Communication with the physical body, one of the most essential things to learn in life is not taught in schools- that is why I have a job.
How to take care of your body and mind is clearly not an easy task; the numbers for obesity and mental health conditions to name two, are high.
I’d like to encourage you to think about how well you actually know your physical body:
- How well can you feel your body?
- If you close your eyes can you feel the third toe of your left foot?
- Does your mind and body speak the same language?
- If you tell your body to sit down into a deep squat, can your body do it?
If you realised the answer to the questions above are NO, then you have some work to do and that is absolutely fine, but start today.
To make an inquiry into the body doesn’t have to mean that you study the anatomy of the body. To know that the long headed tricep brachii origins at the infraglenoid tubercle of scapula and inserts at the olecranon process of ulna, is highly unnecessary for the layman. Unless they’re greatly interested, they will forget it as it’s useless information to them.
What is useful though is knowing HOW these different tissues of the body FEEL in different positions and situations. Have you been to the physio because you’ve had an injury that you feel you should do something about? If so, did you when explaining your reason for being there: point to the spot where you feel the pain or discomfort and said it hurts when I do X? Or did you say: “it hurts inferior to the malleolus on my left foot when I invert it”?
It’s likely you’re person #1, I am too.
Knowing how different parts of your body feels in different positions and situations are useful information for learning the language of your body. When you know the language, you can start communicating better!
Learning the language of your body:
- Listen to the body (read: pay attention to how you “feel”) – When you are still- What does it feel like? When you move- What does it feel like? When you are stressed- What does it feel like?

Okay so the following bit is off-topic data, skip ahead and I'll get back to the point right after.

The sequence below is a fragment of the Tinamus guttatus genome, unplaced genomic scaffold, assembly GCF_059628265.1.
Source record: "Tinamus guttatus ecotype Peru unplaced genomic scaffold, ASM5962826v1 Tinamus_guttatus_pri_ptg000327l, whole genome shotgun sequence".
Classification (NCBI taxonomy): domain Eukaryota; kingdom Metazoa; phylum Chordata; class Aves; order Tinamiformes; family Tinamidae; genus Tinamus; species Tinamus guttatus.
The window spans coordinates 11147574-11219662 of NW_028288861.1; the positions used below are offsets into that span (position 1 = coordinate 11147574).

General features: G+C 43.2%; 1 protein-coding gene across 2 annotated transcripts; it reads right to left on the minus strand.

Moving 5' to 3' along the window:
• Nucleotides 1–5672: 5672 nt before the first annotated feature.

Practicing feeling your body in stillness, in motion and in chaos will give you valuable insights into how you ‘hold’ your physical body, basically what it feels like. It’s like genuinely listening to your friend who every day comes to you with a new state of being and you need to listen-in to give the appropriate support.
- Be curious – When you were young you lived next to a 65year old Spanish woman who loved baking. She often came over to your house smiling with big plates of treats as she spoke to you in Spanish. Ever since your ears poke up with curiosity when you hear Spanish and with the same curiosity you should regard your physical body. “I wonder how far I can jump on one leg”, “I wonder if I can climb this tree”, “I wonder if I can kick up into a handstand and find balance”.
Communicating with your body:
- Understanding – You have now practiced feeling and being curious about your body. This means you can start to observe and understand how your physical body works in different situations. Reaching this point is essential for knowing how to shape your physical practice: You get a pinch at the front of your hip and at first you don’t understand why or when it occurs. But after moving around in a few ways you realise it is every time you flex your hip as when you’re doing deep squats and lunges. The pain (feeling) made you try different movements (curiosity) to better know (understanding) when you experience the pain.
- Request more – Inquiry into the physical body is a great tool for requesting more. Asking the physical body to expand its current perception of what it can and cannot do is now within range. You know your body’s language like you can speak Spanish to your neighbour asking her to make more treats for you. This communication will make it possible for you to move better. Try new things, see what your body can do now and how far it can go later, how can you work around an injury without aggravating it, how can you cultivate your physical body with these explorations?
When communication is more efficient one would think that the risk for injuries can decrease, and the attractive capacities like strength and mobility can increase. From personal experience I would say this is true, but you would need to try it out for yourself.
Learning to efficiently communicate with your physical body is a forever evolving skill that you will practice repeatedly, because your life is forever evolving. Time and experience will make it easier to recognise and draw similarities to your current situation, but it will never be the same as yesterday because you are not.
If this was taught in school, would I still have a job? I think I would, but maybe it would look different…